Peace on earth
Almost a century ago, during the fabled Christmas truce of 1914, German and British soldiers on the Western Front suspended hostilities, in some instances in defiance of their commanders’ authority, ventured between enemy lines where they sang carols together, exchanged gifts and even played friendly games of soccer.
The episode tells us something hopeful: That face to face, we recognize that each of us is inextricably bound up in the other’s humanity. It suggests that our differences stem more often than not from the blind imperatives of leadership insulated from the consequences of their decisions than personal enmities.
US Sen. Roger Wicker, a Mississippi Republican, turned the emblematic story on its head in an interview with NPR earlier this month by shifting emphasis from the peaceful interlude to the violence that bracketed it. The topic was the Senate Democrats’ move to eliminate the filibuster as a mechanism used by the Republican minority to block presidential appointments.
FACE TO FACE, WE SHOULD RECOGNIZE THAT EACH OF US IS INEXTRICABLY BOUND UP IN THE OTHER’S HUMANITY.
“I think it’s a weekend truce, much as the Germans and the Allies had during World War I, the trench warfare there,” he told correspondent David Welna. Everywhere one turns these days, political partisanship has hardened into mutual contempt and corrosion in Washington and Raleigh. Sometimes, it seems, we hardly have a national government. For President Obama, the year 2013 has been an almost unending series of blunders, failures and missteps. On the other side, US Sen. Ted Cruz, the Republican tea party champion from Texas, has been utterly discredited by his willingness to wreck the government to achieve the narrow goal of dismantling the Affordable Care Act.
With neither the President nor the tea party able to effectively lead on the federal budget, power has deferred to Republican Rep. Paul Ryan and Democratic Sen. Patty Murray. Their budget deal avoided another government shutdown next month by cutting benefits for the long-term unemployed and leaving many sequestration cuts in place, while making no changes to the Affordable Care Act, Medicaid or Social Security. Not nearly as magisterial as the Christmas truce, but it’s something.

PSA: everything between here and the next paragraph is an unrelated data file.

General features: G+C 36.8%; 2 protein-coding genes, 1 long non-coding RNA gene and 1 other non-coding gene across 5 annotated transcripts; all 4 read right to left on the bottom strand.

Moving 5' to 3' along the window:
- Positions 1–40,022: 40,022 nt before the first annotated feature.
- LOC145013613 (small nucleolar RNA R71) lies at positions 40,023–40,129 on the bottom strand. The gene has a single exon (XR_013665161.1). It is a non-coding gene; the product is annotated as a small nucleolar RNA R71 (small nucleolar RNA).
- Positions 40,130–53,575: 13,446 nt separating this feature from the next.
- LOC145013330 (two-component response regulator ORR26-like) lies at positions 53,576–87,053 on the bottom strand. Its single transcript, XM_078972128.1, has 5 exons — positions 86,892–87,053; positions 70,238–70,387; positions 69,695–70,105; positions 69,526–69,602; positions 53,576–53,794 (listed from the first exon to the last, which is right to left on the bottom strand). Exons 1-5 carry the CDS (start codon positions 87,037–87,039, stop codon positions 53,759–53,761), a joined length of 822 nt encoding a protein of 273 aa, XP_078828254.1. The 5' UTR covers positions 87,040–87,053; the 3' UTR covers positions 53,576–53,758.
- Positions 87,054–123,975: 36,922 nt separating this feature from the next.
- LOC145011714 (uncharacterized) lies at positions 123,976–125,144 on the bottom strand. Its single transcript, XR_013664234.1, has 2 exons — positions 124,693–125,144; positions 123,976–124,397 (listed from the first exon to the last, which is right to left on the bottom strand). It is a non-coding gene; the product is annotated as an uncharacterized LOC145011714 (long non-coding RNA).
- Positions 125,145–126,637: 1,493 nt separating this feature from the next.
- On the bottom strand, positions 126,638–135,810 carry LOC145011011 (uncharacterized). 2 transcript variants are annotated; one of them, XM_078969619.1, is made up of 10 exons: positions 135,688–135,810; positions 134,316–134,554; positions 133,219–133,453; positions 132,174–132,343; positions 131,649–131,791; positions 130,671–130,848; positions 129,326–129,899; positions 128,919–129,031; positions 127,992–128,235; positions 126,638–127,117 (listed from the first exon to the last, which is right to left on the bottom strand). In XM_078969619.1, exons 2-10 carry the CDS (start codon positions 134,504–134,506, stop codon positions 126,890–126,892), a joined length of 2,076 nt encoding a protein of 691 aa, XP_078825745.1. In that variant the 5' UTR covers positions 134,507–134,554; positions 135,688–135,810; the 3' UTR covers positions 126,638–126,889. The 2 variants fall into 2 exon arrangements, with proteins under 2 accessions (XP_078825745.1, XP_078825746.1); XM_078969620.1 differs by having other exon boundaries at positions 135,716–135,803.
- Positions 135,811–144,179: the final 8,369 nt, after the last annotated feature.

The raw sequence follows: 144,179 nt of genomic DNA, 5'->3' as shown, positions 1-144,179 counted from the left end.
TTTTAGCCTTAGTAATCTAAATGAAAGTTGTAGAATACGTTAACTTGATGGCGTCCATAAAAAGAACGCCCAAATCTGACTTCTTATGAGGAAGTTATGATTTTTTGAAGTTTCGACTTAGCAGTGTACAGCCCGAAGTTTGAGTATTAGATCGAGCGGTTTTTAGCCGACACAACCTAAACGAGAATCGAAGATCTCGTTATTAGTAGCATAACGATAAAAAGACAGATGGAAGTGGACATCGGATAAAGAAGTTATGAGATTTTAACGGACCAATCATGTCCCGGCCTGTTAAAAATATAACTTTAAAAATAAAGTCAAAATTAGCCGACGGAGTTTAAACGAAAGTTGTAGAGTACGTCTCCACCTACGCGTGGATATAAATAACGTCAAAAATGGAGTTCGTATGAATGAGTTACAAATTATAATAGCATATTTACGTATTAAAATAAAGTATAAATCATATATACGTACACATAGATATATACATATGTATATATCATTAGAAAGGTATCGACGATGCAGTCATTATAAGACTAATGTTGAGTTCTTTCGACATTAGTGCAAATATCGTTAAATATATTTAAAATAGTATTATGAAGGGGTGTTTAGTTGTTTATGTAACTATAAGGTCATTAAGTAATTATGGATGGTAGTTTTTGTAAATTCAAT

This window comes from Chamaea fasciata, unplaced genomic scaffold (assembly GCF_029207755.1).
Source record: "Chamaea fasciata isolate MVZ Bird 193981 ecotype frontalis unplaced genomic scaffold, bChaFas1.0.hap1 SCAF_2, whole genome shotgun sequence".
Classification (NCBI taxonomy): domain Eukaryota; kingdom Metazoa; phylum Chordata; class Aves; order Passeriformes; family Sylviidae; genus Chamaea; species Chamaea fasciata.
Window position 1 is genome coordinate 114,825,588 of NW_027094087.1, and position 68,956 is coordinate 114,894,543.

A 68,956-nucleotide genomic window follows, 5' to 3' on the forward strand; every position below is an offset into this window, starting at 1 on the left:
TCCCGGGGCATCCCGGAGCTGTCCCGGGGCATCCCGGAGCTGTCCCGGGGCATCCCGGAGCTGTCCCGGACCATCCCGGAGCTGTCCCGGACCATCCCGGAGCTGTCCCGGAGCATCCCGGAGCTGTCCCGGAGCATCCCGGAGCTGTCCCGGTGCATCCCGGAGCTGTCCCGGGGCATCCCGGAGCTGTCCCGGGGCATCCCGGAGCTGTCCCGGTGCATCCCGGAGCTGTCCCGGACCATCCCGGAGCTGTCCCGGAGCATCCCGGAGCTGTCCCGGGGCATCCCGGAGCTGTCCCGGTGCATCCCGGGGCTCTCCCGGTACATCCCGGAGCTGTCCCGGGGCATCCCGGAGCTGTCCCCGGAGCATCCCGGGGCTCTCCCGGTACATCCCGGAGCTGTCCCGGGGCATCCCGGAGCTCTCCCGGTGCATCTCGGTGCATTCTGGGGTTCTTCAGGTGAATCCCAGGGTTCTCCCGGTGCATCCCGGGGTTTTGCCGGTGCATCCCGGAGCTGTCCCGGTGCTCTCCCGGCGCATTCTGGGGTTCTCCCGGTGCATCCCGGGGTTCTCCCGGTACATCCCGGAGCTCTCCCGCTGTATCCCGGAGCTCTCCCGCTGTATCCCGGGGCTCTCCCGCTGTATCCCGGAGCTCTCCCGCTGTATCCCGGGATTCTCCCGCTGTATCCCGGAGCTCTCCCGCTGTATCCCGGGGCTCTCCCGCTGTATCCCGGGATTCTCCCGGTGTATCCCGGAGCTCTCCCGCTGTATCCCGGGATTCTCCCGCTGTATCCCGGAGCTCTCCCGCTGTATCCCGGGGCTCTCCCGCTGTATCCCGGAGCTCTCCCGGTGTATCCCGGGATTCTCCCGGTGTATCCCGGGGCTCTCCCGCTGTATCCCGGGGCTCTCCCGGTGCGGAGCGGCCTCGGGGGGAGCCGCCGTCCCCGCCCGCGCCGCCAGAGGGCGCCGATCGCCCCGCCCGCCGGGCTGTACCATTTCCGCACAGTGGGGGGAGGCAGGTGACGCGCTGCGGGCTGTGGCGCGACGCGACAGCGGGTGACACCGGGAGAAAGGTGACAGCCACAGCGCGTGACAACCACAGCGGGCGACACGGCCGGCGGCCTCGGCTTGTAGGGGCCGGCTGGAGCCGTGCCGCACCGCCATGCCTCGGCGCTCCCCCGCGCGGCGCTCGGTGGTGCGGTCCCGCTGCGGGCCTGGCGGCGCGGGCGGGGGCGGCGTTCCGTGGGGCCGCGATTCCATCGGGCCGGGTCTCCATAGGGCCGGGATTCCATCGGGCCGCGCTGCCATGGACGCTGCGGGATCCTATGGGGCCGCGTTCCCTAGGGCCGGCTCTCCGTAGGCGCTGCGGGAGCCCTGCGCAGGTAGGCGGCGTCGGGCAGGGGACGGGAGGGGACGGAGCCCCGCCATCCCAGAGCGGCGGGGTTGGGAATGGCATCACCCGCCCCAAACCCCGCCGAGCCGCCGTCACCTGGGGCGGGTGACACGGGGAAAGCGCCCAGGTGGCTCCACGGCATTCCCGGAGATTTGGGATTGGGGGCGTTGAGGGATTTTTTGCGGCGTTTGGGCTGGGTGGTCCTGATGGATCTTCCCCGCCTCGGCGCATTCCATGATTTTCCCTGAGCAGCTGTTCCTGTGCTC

On this Christmas Day, we worry about a new war breaking out in South Sudan, and give thanks that a path to peace has been tenuously mapped in Syria, even if only by diplomatic blunder.
We can be cautiously hopeful that the Republican leadership in Raleigh will curb some of their excesses next year. NC Rep. John Blust (R-Guilford) told Joe Killian of the News & Record on Sunday that he wants his party to stop tucking controversial legislation into stealth bills, shutting down debate and pretending that gerrymandering is okay.
“Some of the things we hated Democrats doing when we were in the minority — we’re doing them now,” he said. “And we shouldn’t be.”
The divisions that cleave our body politic are deep and abid- ing, but reconciliation means too much to abandon on Dec. 26.
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